Caithness Castles, are offering a prize draw with the winner getting a
free signed copy of this limited edition book together with a beautiful
enlargement print of the castle of your choice selected from those
appearing in the book. There are over 200 illustrations so plenty to
draw will be held immediately prior to publication when the order numbers
will be placed in a receptacle and the first one drawn will win a free
copy of the book plus a superb A4 mounted print of the castle of your
choice. Nine further order numbers will be drawn for the runners up who
will receive a print each of the castle of their choice.
29 March 04
NEW BOOK ON CAITHNESS CASTLES
Caithness Castles and other fortified buildings
A history and guide to the strongholds and lairds houses of Caithness
by Michael J. Gunn
This book, the culmination of more than forty
years of research by the author, recounts the histories and family
connections of more than one hundred Caithness strongholds. It documents
the growth and development of all types of fortified buildings in
Caithness commencing with the Iron and Bronze Age hill forts and brochs,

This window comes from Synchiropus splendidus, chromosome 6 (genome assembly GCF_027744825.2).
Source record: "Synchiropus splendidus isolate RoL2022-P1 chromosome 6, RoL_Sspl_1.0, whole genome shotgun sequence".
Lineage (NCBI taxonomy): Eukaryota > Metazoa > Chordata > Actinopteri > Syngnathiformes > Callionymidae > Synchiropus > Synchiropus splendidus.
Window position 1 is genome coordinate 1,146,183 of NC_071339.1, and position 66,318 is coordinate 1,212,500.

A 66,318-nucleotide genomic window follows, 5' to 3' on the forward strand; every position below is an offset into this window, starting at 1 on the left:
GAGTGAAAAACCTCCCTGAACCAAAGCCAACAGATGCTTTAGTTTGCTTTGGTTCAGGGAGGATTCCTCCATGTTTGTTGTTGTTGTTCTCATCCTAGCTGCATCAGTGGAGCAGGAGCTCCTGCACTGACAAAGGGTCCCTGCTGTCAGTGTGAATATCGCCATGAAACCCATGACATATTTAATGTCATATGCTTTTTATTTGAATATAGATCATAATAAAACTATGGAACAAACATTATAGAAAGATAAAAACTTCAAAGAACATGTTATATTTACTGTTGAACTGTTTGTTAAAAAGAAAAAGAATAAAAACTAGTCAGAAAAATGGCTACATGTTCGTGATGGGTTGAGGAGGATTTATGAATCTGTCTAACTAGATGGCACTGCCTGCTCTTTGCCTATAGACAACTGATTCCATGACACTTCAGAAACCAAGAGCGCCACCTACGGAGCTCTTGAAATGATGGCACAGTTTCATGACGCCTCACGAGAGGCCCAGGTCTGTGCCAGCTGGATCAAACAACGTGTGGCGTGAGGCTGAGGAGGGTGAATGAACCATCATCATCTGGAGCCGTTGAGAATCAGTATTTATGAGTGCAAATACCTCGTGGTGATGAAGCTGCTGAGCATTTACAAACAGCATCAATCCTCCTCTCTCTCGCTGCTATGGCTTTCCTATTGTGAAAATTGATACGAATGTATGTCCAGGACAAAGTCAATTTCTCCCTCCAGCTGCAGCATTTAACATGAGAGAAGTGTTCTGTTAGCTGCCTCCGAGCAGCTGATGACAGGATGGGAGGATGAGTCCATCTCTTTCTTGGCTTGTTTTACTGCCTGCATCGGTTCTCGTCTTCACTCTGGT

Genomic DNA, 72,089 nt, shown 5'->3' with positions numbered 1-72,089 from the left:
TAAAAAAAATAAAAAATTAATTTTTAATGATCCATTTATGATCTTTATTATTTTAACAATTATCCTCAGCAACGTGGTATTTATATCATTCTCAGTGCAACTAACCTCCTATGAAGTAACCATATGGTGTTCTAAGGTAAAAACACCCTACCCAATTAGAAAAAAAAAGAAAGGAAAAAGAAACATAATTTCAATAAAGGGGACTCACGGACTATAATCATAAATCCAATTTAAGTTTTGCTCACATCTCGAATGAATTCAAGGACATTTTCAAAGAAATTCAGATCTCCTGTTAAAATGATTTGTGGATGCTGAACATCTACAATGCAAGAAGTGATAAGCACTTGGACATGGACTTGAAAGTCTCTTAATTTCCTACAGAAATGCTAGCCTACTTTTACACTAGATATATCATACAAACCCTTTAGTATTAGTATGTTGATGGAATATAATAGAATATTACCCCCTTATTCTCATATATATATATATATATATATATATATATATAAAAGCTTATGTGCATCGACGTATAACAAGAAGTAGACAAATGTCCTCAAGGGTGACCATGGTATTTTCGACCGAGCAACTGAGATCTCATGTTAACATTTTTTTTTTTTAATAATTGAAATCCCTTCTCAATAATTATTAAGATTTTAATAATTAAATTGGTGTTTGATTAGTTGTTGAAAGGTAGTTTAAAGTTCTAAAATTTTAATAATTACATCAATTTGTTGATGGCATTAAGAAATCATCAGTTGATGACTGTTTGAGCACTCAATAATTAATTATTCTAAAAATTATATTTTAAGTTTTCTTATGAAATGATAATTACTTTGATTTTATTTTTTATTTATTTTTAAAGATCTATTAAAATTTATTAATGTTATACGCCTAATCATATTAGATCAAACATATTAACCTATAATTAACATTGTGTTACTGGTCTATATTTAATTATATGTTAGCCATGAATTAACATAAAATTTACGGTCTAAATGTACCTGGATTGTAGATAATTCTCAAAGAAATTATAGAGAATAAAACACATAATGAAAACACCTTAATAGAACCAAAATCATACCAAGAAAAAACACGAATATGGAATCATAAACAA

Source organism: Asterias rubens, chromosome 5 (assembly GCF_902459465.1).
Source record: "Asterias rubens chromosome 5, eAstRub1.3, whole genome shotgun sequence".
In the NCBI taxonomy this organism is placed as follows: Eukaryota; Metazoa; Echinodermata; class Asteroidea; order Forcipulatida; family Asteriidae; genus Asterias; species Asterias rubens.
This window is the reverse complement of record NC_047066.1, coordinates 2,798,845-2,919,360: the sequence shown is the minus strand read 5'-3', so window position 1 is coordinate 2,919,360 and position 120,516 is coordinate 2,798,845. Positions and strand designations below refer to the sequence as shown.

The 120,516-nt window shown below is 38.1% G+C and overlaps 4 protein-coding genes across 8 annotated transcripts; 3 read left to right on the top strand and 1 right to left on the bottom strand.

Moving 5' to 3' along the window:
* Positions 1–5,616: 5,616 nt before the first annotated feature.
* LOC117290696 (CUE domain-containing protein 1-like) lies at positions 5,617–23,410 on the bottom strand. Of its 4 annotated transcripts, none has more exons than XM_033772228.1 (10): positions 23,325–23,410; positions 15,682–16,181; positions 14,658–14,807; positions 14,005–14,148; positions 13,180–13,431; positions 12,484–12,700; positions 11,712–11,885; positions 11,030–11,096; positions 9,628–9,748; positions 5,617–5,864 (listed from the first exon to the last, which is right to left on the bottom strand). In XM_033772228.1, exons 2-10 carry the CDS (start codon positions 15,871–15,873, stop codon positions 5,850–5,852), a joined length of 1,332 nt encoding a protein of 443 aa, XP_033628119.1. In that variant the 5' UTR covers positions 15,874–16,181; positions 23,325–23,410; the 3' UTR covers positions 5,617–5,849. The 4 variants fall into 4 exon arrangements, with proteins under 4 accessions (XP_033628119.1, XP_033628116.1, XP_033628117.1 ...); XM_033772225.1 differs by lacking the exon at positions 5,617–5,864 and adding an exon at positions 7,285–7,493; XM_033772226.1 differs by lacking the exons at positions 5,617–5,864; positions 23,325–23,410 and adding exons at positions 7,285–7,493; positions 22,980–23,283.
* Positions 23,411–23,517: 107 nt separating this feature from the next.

through the Viking and Norse strongholds, to the medieval castles and
towers and the later lairds houses.
provides some valuable insights into Freswick Castle down the centuries.
From the eleventh century right up to the present day. The Castle
has seen everything from its original viking owners though the period of
unrest in Scotland and England and has appeared in many documents.
Most of its secrets are lost but the indications that remain point to its
having been an important place thoughout much of Caithness history.
The present building is still in use by the writer and film maker Murray
Watts ensuring that the castle continues to take its place in the
Lambaborg by Michael J Gunn
In this article Michel Gunn sifts through the references to
Lambaborg including the Orkneyinga Saga and helps to clear up the
confusion surrounding where it was and mistaken places such as Bucholie
and Freswick which were other strongholds in the county at different or
perhaps the same time. "It achieved notoriety in the twelfth century when it
became one of the lairs of the famous Viking pirate Svein Asleifarson
(d.1171). Svein's main stronghold and long hall were on the island of
Gairsay in Orkney but he also had possessions at Duncansby and Freswick in